Rwanda is blessed with ideal coffee growing conditions that include high altitude, regular rainfall, volcanic soils with good organic structure and an abundance of Bourbon. The vast majority of Rwandan coffee is produced by smallholders of which there are thought to be around half a million with parcels of land often not much larger than just one hectare per family. Coffee is grown in most parts of the country, with particularly large concentrations along Lake Kivu and in the southern province. Rwandan smallholders organise themselves into cooperatives and share the services of centralised wet-mills – or washing stations as they are known locally. Flowering takes place between September and October and the harvest runs from March to July, with shipments starting in August through December.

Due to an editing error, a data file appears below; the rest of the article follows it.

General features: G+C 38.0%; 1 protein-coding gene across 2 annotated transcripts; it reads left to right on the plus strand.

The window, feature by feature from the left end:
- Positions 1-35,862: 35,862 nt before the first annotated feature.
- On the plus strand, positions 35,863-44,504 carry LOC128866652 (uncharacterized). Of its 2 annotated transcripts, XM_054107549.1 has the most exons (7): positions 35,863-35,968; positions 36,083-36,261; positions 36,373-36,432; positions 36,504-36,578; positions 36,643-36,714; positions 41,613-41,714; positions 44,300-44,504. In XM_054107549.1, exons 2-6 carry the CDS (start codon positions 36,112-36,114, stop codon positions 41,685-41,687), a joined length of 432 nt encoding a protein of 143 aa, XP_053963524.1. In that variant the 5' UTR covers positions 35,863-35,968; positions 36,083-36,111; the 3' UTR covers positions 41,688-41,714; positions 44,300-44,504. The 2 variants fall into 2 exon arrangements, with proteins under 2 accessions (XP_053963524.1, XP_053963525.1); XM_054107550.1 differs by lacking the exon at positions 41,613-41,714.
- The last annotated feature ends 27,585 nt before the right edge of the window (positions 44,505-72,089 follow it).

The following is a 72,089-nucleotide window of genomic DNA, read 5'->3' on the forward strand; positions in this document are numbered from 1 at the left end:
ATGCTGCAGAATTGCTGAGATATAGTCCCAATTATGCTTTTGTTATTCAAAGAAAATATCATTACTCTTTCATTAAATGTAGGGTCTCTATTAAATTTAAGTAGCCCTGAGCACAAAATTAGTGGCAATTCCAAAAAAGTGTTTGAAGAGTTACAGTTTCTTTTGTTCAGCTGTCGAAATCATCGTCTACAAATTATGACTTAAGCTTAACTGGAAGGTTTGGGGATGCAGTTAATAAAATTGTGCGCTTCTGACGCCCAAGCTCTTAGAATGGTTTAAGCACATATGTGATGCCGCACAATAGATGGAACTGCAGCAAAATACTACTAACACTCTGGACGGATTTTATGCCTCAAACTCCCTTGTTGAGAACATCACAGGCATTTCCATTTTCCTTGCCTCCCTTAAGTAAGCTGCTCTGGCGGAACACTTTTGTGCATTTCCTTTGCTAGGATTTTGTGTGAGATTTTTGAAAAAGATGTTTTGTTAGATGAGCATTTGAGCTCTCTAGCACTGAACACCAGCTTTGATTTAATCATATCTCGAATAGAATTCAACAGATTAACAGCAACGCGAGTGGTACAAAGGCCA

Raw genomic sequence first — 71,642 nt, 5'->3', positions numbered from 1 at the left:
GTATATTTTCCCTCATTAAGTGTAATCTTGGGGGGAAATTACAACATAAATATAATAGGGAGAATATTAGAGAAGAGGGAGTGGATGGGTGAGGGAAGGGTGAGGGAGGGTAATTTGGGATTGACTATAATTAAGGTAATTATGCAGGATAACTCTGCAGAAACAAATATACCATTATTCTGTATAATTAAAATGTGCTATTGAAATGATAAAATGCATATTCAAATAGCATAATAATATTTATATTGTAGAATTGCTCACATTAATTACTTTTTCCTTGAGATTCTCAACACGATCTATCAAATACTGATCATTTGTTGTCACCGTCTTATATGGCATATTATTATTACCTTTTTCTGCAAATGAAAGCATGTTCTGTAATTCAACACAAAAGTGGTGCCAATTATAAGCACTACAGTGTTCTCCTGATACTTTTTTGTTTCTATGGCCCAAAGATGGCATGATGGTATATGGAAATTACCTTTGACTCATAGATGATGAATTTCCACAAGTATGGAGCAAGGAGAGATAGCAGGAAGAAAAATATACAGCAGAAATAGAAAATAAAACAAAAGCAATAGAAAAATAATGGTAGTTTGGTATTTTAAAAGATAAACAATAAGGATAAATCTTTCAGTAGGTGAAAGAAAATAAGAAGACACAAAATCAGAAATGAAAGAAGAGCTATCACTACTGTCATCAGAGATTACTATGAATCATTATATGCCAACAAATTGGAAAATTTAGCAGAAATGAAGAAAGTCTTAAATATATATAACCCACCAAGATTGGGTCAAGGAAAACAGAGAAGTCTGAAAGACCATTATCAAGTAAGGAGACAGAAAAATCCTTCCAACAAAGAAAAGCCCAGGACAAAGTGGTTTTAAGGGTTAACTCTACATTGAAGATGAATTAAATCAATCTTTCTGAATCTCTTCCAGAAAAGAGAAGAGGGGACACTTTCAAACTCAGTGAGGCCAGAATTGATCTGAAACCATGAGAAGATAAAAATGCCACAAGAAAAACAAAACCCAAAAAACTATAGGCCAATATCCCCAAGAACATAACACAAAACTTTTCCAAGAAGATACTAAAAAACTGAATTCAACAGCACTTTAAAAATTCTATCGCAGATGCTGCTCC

Gitwe is a washing station located in Nyamasheke district in south western Rwanda, one of the regions with a high concentration of coffee trees and washing stations. At a very high altitude, Gitwe is surrounded by hills covered by green coffee trees, and the volcanic soil off the shores of Lake Kivu, make this coffee some of the finest in the country. There are 800 farmers in total who are delivering their coffee to the station.
When Rwanda Trading Company (RTC) purchased the station in 2017, the plan was to process high-end speciality fully washed coffee, and also look to experiment processing natural coffees at the station.
Cherries delivered to Gitwe are pulped right away using a McKinnon Disc Pulper, fermented for 8-12 hours, and then sun-dried on raised beds for 10-15 days. Once processed, the coffee is then left to rest before being transported to the RTC warehouse in Kigali, where it is milled and prepped ready for shipment.